John Gray in the Guardian a couple of weeks ago joined the trend of writing kind of stupidly about religion and secularism. Gray rather wants to have his cake and eat it, arguing that secularism is based on religion and, anyway, secularism is worse than religion. Now, the first half of this argument is true; contemporary western secularism really does draw a lot on early Christian arguments against paganism, reformation arguments against Catholicism, and enlightenment arguments against a personal God, which is a tradition of ideas central to Christianity. But true as this is, it doesn’t constitute the knockdown argument against secularism that Gray seems to think it does. On the contrary, secularism’s relationship to religion is no argument against secularism at all.
A particularly good illustration of this point is the Oxford University Museum of Natural History. It’s housed in a building designed as a “Cathedral to Science,” which has much the same kind of neo-Gothic sense of the sacred as Victorian railway stations, with vaulted ceilings, saints of science (Newton, Darwin, erm, Prince Albert) on plinths along one wall, reconstructed dinosaurs looming over the visitors. And I don’t mean that facetiously; there really is something religious about 19th century industrial modernity, but, as I say, that’s not necessarily a criticism. Unless you sign up to the village atheist position that the entire history of religion is some kind of inexplicable mass stupidity, presumably you have to recognize that religious ways of thinking have had some utility; shouldn’t we actually expect post-religious ways of thinking to fulfill some of the same rôles as religion? The French revolutionaries, with their religion of reason, and the Victorians, with their more plainspeaking (and thus significantly more arrogant) devotion to truth, mocked by Nietzsche, were largely right.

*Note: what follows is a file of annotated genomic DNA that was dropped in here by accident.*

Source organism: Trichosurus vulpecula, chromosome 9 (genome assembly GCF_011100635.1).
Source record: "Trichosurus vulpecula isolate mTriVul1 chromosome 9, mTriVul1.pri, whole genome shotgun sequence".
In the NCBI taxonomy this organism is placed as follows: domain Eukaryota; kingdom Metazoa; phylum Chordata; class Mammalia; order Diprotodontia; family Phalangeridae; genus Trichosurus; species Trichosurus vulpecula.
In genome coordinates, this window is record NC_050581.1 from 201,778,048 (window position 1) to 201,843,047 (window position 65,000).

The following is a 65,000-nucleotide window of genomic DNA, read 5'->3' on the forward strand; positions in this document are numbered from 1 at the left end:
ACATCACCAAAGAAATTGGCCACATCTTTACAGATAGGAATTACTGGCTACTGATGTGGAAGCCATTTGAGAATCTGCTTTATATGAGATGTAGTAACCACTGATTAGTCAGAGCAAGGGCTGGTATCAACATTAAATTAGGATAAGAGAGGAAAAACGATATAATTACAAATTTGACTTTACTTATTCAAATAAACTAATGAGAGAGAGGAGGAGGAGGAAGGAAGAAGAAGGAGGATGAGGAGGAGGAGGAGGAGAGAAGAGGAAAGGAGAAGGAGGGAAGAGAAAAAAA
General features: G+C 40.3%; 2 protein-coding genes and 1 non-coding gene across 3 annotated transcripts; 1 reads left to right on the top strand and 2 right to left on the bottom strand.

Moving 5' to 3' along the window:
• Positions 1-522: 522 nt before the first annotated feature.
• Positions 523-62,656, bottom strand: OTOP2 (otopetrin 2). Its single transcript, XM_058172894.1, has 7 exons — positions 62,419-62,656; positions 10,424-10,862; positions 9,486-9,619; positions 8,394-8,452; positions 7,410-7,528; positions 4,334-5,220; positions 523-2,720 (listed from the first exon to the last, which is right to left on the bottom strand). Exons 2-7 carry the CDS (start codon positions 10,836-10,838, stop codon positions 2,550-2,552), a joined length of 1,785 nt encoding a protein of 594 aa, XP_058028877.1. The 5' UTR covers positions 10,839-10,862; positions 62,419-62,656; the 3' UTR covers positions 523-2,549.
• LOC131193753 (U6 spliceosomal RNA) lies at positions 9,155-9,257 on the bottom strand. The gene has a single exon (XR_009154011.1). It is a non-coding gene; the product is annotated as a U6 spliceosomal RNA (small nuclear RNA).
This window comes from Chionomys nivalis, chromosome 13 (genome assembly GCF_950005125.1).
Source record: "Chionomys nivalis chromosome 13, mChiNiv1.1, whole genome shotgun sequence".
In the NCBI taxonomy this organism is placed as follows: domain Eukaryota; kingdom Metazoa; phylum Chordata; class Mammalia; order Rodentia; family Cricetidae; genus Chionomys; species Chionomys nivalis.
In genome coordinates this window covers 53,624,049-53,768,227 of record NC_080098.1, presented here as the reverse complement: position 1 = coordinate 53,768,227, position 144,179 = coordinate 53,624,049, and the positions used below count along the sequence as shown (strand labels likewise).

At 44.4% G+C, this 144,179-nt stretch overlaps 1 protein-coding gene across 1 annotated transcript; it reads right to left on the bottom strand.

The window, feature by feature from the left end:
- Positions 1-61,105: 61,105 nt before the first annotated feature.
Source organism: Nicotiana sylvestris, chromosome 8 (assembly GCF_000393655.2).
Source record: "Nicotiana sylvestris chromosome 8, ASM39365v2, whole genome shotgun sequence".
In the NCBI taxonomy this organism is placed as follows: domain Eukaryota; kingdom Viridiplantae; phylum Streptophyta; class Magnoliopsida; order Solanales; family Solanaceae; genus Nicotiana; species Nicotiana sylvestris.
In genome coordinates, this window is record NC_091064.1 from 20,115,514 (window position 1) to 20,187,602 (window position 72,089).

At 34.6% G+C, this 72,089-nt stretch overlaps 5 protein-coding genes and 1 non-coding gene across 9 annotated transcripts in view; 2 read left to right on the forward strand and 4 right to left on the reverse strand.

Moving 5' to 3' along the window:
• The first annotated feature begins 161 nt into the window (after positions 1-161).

The OU Museum of Natural History’s exemplary quality doesn’t stop there, however. Rather splendidly, the museum treats natural history itself historically. What was once natural history’s central activity, classification, is turned into a game for children, while the museum exhibits flagrently refuse to classify anything at all. I don’t have Moll‘s knowledge of the anthropology of museum representations of science, but I was fascinated by the way the exhibits recognized the contingency of what have been considered scientific facts at different times. Science becomes an eminently human activity.
I guess what I’m trying to say is that the Museum of Natural History instantiates a Feuerbachian self-overcoming of religion; which is something much more interesting than broadsheet denunciations of religion or atheism.